Back in town, we circled Piazza Duomo (the main square) and also poked into Piazza dei Dogi, a smaller square just west from the main square. As is often the case with cities and towns blessed with beautiful squares, we found ourselves here almost every evening, usually with gelato in hand. We even grabbed our trip’s souvenir from a small paper shop right off of Piazza Duomo. Curving northward from the main square is Amalfi’s main drag, Via Lorenzo D'Amalfi, flanked on both sides by restaurants, cafes and shops. There are a handful of captivating side streets that run directly off the main road, so don’t be afraid to wander off—you may even discover the most delicious pizza on Earth (more on that in a bit…). It was our first day wandering the side streets that we met a fellow couple that are American expats living in London—and on this particular day visiting Amalfi! We have since become friends and they are now an important part of our London family. You never know who you’ll meet in your travels!

Italy's Amalfi Coast: Part 01, Amalfi | Sea of Atlas
Italy's Amalfi Coast: Part 01, Amalfi | Sea of Atlas

Our first night in Amalfi coincided with the Euros quarter-final where Italy faced off against Germany, the winner of which would be moving on to the tournament’s penultimate games. We walked around town trying to find a good place to watch the match, settled for a bit on a small TV set up outside of a shop on the main street, but decided to go back to our apartment only 15 minutes into the game. On our way back, we heard some suspicious noises down on the beach and looked over the edge of the street to find that the town was projecting the game onto a large wall by the water and there were dozens of locals hanging out and watching! As fate would have it, we ran into our friends from earlier in the day, so we all went down to root for Italia with the home crowd. It was quite the atmosphere, with little kids running around (some of whom were kicking around soccer balls emulating their heroes), pizza deliveries by rope and basket from the beach-side street 30 feet up, and enough food and drink to feed at least twice the number of people. It was a very close match that ultimately came down to a dramatic series of penalty kicks. The crowd roared, then hushed, then jumped up, then slunk down in their chairs. Unfortunately, the game ended with everyone slunk in their chairs as Germany fired the winning kick, thus knocking Italy out. It didn’t quite go the way we, or anyone else there, wanted, but the experience was amazing nonetheless!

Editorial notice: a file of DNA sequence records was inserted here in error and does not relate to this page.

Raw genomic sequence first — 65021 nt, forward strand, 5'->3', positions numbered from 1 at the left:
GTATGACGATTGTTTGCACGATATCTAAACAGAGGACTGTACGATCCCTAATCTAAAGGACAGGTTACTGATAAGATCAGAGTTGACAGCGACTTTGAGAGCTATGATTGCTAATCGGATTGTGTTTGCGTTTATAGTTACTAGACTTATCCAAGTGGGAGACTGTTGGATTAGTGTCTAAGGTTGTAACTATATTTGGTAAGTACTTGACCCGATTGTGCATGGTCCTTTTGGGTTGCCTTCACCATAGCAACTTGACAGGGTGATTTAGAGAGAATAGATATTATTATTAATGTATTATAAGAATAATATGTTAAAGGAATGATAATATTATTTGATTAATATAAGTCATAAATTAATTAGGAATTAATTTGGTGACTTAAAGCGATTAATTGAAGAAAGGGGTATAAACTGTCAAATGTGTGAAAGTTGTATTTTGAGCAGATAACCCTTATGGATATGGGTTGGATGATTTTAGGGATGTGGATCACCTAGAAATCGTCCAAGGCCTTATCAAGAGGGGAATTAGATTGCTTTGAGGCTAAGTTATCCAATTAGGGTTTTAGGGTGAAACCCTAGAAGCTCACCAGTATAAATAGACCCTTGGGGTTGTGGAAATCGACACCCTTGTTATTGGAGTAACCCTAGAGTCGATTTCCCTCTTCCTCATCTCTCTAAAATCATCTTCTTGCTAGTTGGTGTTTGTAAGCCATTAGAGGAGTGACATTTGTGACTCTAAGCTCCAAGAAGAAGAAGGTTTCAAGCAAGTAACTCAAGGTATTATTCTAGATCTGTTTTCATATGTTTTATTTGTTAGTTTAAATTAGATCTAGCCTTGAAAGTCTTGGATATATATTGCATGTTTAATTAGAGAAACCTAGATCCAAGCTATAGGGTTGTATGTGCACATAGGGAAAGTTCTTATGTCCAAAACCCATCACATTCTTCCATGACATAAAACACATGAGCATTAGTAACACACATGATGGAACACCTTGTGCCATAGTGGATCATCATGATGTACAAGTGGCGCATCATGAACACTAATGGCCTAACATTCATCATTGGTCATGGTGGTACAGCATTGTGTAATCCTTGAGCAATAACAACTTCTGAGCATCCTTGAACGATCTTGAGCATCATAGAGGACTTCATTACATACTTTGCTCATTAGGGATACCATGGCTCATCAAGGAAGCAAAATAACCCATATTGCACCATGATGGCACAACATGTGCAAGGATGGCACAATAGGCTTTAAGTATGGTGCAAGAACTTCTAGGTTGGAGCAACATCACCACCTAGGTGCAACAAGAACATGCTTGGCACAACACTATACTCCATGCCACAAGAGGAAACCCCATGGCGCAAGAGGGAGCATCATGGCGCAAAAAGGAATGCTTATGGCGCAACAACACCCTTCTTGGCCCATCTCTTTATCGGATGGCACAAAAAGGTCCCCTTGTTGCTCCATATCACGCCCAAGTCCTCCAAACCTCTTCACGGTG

Italy's Amalfi Coast: Part 01, Amalfi | Sea of Atlas
Italy's Amalfi Coast: Part 01, Amalfi | Sea of Atlas
Italy's Amalfi Coast: Part 01, Amalfi | Sea of Atlas

As we do when it’s merited, we’re saving a whole paragraph at the end of the post to talk about food! We had plenty of it in Amalfi (and the rest of the Amalfi Coast which we’ll discuss in upcoming posts). We made it a habit to grab marmalade doughnuts and croissants from Panificio Apicella each morning and enjoy them on our balcony as the sun shot up from behind the mountains in the east. We also enjoyed lots of food on the beach, from raw, chilled coconut supplied by a lone man walking the beach rhythmically chanting “cocco, bella cocco!” to light sandwiches and lunch fare from Mare di Cobalto. Dinner at Ristorante L’Abside (Mama’s lasagna, tagliatelle with Bolognese, ravioli with tomato sauce, spaghetti carbonara, shrimp risotto in a lemon sauce, tiramisu—all of which we would recommend) in Piazza dei Dogi merited multiple visits and the beachside dining at Silver Moon (spaghetti Bolognese and mussels) was a nice change of pace, but nothing beat the magic of pizzeria Donna Stella. Set away from the main drag under a tangle of lemon trees, this little pizzeria served up the best pizza we’ve ever had, period. It was so good that we came back three or four times and ordered the exact same pizza every time! We are suckers for potatoes on pizza, and this was the mother of all of them: mozzarella, ham and potato. God bless us if we can ever find pizza that beats it, because it would have to be pure bliss! Finally, dessert was not spared, and as mentioned, we had quite a sampling of gelato from the various gelaterias in town. Pastries from Pasticceria Savoia and Pasticceria Pansa were very nice. We also had some of the local lemon almond candies and lemon chocolate (more lemon-flavored food to come in future posts!) which were both delicious (though Rico liked the almond candies more than Britt…).